It's Halloween week, so we are exploring one of the spookier microorganisms that can infect us. Today we explore the swimmer bacteria cell, Proteus, also known as the swarmer cell. This bacteria is one of the leading causes of catheter-associated urinary tract infections (CAUTI), but its ability to swarm makes it a threat to other organs as well.
After considering a biocide's efficacy, toxicity, kill mechanisms, and bacterial resistance, one must also consider its cost. As with all criteria, it is an issue of balance. If it is an exceptionally effective, broad-spectrum biocide, then a higher cost is tolerable. Add in other benefits and a higher cost becomes even more reasonable. When it comes to silver and copper, the issue of cost in terms of raw materials is obvious. But to do our due diligence, we must look beyond just the raw materials and also look at cost vs. efficacy(and resulting return on investment from additional impact) to see the winner in a clearer light.
Resistance - antibiotic or otherwise - is a game of survival of the fittest. Bacteria strains can be killed by an antibiotic that targets a specific cell mechanism, until a particular bacteria mutates into a strain that is able to survive. Such is the case with MRSA, a strain of Staphylococcus aureus that cannot be killed by methicillin-class antibiotics. But how about resistance to silver and copper as biocides? It turns out that every cell's need for copper makes this metal far, far less likely to cause resistance.
Our bodies are incredible feats of balance, or in biological terms, homeostasis. Completely independent of our conscious minds, our cells are taking in nutrients, reproducing, building proteins, assembling enzymes, all to regulate our organs and systems. Most of the work our bodies perform just needs caloric intake. All the building blocks are there, our systems just need energy. But some of those processes require additional elements that we must ingest specifically for that purpose. These non-organic micronutrients are a variety of metals, since metals' ability to oxidize helps catalyze important biological reactions. But our bodies are not built to tolerate all metals. Some metals can even be toxic. Today we'll explore the relative safety of copper and silver in terms of toxicity to humans.
Today's post covers a vital comparison between copper and silver: Their ability to kill harmful bacteria. Biocidal activity - the active destruction of microorganisms at the cellular level - is the fundamental criteria when considering the two metals as possible infection interventions. We will explore under what conditions these metals kill bacteria in both laboratory and real-life settings.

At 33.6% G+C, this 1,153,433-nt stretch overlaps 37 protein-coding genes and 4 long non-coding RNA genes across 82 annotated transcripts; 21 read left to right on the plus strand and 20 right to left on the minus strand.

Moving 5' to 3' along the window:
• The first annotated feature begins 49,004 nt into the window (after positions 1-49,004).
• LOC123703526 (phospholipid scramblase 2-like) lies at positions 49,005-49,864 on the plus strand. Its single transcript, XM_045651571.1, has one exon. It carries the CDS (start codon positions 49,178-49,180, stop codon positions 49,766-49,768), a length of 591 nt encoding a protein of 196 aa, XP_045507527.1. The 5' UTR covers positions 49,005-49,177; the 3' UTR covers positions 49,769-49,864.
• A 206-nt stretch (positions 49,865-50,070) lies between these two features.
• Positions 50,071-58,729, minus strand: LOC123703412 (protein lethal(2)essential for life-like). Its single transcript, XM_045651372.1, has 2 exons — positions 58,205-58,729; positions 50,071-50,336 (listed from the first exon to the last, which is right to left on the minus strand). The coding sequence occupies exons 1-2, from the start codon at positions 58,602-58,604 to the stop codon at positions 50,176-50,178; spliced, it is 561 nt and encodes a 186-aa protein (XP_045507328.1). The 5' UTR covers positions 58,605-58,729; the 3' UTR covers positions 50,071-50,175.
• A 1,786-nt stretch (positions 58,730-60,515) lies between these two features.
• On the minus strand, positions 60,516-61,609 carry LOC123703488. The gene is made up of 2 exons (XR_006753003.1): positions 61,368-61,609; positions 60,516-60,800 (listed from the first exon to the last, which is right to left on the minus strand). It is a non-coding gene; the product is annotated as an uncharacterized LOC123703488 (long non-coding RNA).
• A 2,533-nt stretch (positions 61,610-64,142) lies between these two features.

Since mankind began using metals, both silver and copper have been used to keep mildew, mold, fungi, and other spoilage at bay. Both metals were even known by the ancients to have anti-infection benefits. We know today that both silver and copper have biocidal properties, and as a result, numerous products have appeared on the marketplace touting these properties as effective in the fight against hospital-acquired infections. Which is the better choice for use in healthcare facilities? To answer this question, we will compare the two metals across 6 criteria over the next series of posts.
To recognize MRSA Awareness Month through October, here are 5 critical facts about MRSA that everyone needs to know.
There is really no way to overstate the importance of Girolamo Fracastoro's bold proposal about the roots of infection. His idea that infections were caused by "seeds," living things unseen to the naked eye, was followed by deductions that included the spread of contagion, incubation periods, the organs affected by particular infectious agents, the vulnerable age for a particular disease, the idea that a survivor of an infection is protected against future infections, the ability of a disease to pass from mother to child through nursing, and many other valuable observations. His genius, while respected and supported, was not definitively proven until over 100 years later, with the advent of the microscope.